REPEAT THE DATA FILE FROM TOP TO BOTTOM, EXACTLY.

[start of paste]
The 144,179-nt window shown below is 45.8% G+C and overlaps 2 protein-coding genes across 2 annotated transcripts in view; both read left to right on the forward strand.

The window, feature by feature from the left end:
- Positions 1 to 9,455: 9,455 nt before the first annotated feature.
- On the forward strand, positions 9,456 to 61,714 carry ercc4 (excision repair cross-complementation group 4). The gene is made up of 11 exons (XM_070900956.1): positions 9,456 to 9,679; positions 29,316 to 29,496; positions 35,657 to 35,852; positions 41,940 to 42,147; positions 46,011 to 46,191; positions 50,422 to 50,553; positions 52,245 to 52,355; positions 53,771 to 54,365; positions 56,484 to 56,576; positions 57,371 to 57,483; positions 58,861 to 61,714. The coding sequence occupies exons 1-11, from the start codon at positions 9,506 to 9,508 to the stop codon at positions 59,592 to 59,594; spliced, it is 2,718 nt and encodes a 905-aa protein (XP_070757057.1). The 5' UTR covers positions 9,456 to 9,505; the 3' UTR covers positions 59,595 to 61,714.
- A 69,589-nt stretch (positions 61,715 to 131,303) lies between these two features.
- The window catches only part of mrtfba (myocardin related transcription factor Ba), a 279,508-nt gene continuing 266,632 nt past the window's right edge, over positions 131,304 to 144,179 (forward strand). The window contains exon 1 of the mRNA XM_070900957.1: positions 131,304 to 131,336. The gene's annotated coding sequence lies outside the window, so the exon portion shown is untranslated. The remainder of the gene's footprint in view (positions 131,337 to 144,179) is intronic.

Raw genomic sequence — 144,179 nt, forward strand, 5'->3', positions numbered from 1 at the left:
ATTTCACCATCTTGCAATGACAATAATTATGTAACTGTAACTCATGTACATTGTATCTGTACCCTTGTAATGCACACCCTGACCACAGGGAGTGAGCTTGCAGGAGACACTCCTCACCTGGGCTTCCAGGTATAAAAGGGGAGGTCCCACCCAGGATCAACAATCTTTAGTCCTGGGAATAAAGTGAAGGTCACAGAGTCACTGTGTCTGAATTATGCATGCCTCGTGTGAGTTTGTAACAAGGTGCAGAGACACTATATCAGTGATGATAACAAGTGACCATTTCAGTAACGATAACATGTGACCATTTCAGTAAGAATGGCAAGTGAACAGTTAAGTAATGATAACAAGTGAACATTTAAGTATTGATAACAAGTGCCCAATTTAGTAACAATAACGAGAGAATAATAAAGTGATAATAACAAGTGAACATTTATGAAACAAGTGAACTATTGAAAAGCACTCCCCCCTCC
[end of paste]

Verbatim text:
The 144,179-nt window shown below is 45.8% G+C and overlaps 2 protein-coding genes across 2 annotated transcripts in view; both read left to right on the forward strand.

The window, feature by feature from the left end:
- Positions 1 to 9,455: 9,455 nt before the first annotated feature.
- On the forward strand, positions 9,456 to 61,714 carry ercc4 (excision repair cross-complementation group 4). The gene is made up of 11 exons (XM_070900956.1): positions 9,456 to 9,679; positions 29,316 to 29,496; positions 35,657 to 35,852; positions 41,940 to 42,147; positions 46,011 to 46,191; positions 50,422 to 50,553; positions 52,245 to 52,355; positions 53,771 to 54,365; positions 56,484 to 56,576; positions 57,371 to 57,483; positions 58,861 to 61,714. The coding sequence occupies exons 1-11, from the start codon at positions 9,506 to 9,508 to the stop codon at positions 59,592 to 59,594; spliced, it is 2,718 nt and encodes a 905-aa protein (XP_070757057.1). The 5' UTR covers positions 9,456 to 9,505; the 3' UTR covers positions 59,595 to 61,714.
- A 69,589-nt stretch (positions 61,715 to 131,303) lies between these two features.
- The window catches only part of mrtfba (myocardin related transcription factor Ba), a 279,508-nt gene continuing 266,632 nt past the window's right edge, over positions 131,304 to 144,179 (forward strand). The window contains exon 1 of the mRNA XM_070900957.1: positions 131,304 to 131,336. The gene's annotated coding sequence lies outside the window, so the exon portion shown is untranslated. The remainder of the gene's footprint in view (positions 131,337 to 144,179) is intronic.

Raw genomic sequence — 144,179 nt, forward strand, 5'->3', positions numbered from 1 at the left:
ATTTCACCATCTTGCAATGACAATAATTATGTAACTGTAACTCATGTACATTGTATCTGTACCCTTGTAATGCACACCCTGACCACAGGGAGTGAGCTTGCAGGAGACACTCCTCACCTGGGCTTCCAGGTATAAAAGGGGAGGTCCCACCCAGGATCAACAATCTTTAGTCCTGGGAATAAAGTGAAGGTCACAGAGTCACTGTGTCTGAATTATGCATGCCTCGTGTGAGTTTGTAACAAGGTGCAGAGACACTATATCAGTGATGATAACAAGTGACCATTTCAGTAACGATAACATGTGACCATTTCAGTAAGAATGGCAAGTGAACAGTTAAGTAATGATAACAAGTGAACATTTAAGTATTGATAACAAGTGCCCAATTTAGTAACAATAACGAGAGAATAATAAAGTGATAATAACAAGTGAACATTTATGAAACAAGTGAACTATTGAAAAGCACTCCCCCCTCC